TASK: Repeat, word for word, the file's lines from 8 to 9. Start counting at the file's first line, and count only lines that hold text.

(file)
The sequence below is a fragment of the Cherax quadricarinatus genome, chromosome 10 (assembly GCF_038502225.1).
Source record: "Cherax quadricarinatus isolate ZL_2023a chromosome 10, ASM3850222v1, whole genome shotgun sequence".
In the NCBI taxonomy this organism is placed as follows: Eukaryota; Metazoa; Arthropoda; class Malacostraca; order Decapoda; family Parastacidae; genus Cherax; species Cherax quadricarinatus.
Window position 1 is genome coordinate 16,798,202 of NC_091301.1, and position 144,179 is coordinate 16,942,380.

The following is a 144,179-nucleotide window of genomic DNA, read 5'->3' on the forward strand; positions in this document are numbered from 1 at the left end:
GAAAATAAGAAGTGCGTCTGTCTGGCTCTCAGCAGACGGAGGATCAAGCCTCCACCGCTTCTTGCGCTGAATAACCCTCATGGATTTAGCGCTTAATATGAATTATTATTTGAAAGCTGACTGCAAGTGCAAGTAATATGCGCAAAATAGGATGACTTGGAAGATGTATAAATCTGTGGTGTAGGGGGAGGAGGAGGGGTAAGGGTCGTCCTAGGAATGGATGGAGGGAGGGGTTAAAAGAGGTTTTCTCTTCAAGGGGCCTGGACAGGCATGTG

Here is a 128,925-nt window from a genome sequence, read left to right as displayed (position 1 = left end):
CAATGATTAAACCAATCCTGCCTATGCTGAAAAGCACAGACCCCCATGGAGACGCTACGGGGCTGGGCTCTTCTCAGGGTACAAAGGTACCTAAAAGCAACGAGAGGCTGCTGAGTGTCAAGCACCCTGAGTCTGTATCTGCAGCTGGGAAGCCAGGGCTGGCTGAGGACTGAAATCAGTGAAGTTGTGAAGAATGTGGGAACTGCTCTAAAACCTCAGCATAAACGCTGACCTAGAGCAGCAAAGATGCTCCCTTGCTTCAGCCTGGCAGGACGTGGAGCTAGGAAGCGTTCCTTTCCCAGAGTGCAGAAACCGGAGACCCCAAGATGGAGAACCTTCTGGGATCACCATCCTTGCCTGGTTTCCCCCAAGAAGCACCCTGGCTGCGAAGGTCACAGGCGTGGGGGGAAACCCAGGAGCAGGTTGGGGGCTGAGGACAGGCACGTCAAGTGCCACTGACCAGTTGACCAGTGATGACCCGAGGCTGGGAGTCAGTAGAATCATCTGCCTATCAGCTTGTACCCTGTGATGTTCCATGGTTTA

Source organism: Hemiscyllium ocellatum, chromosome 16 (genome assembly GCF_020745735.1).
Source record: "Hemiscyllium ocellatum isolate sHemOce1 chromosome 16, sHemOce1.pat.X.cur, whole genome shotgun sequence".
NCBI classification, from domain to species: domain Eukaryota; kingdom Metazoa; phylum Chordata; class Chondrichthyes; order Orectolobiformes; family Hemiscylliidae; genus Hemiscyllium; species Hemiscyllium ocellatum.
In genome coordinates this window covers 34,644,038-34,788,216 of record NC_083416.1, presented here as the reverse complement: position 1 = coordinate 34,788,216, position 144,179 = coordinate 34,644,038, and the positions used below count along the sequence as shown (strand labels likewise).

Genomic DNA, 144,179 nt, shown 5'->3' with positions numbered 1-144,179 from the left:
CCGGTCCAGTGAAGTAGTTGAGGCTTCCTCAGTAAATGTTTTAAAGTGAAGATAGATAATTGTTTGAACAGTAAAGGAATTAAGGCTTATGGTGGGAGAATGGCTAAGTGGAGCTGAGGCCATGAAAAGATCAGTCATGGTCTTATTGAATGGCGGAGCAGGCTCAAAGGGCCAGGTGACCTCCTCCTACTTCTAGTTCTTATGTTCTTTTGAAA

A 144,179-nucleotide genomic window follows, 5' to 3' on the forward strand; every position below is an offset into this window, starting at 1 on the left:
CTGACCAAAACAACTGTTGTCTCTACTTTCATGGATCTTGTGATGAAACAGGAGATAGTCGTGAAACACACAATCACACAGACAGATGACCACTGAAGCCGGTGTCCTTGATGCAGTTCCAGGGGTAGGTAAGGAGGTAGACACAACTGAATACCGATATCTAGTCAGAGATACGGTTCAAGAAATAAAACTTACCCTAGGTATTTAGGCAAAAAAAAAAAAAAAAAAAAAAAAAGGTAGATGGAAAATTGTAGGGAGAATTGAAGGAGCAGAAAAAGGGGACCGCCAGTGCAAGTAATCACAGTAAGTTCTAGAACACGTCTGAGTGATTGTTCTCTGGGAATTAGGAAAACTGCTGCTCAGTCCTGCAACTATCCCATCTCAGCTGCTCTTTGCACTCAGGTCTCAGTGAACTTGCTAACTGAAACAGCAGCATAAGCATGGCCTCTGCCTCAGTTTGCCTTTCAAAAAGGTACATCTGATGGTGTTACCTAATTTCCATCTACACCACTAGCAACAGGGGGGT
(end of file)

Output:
CAATGATTAAACCAATCCTGCCTATGCTGAAAAGCACAGACCCCCATGGAGACGCTACGGGGCTGGGCTCTTCTCAGGGTACAAAGGTACCTAAAAGCAACGAGAGGCTGCTGAGTGTCAAGCACCCTGAGTCTGTATCTGCAGCTGGGAAGCCAGGGCTGGCTGAGGACTGAAATCAGTGAAGTTGTGAAGAATGTGGGAACTGCTCTAAAACCTCAGCATAAACGCTGACCTAGAGCAGCAAAGATGCTCCCTTGCTTCAGCCTGGCAGGACGTGGAGCTAGGAAGCGTTCCTTTCCCAGAGTGCAGAAACCGGAGACCCCAAGATGGAGAACCTTCTGGGATCACCATCCTTGCCTGGTTTCCCCCAAGAAGCACCCTGGCTGCGAAGGTCACAGGCGTGGGGGGAAACCCAGGAGCAGGTTGGGGGCTGAGGACAGGCACGTCAAGTGCCACTGACCAGTTGACCAGTGATGACCCGAGGCTGGGAGTCAGTAGAATCATCTGCCTATCAGCTTGTACCCTGTGATGTTCCATGGTTTA

Source organism: Hemiscyllium ocellatum, chromosome 16 (genome assembly GCF_020745735.1).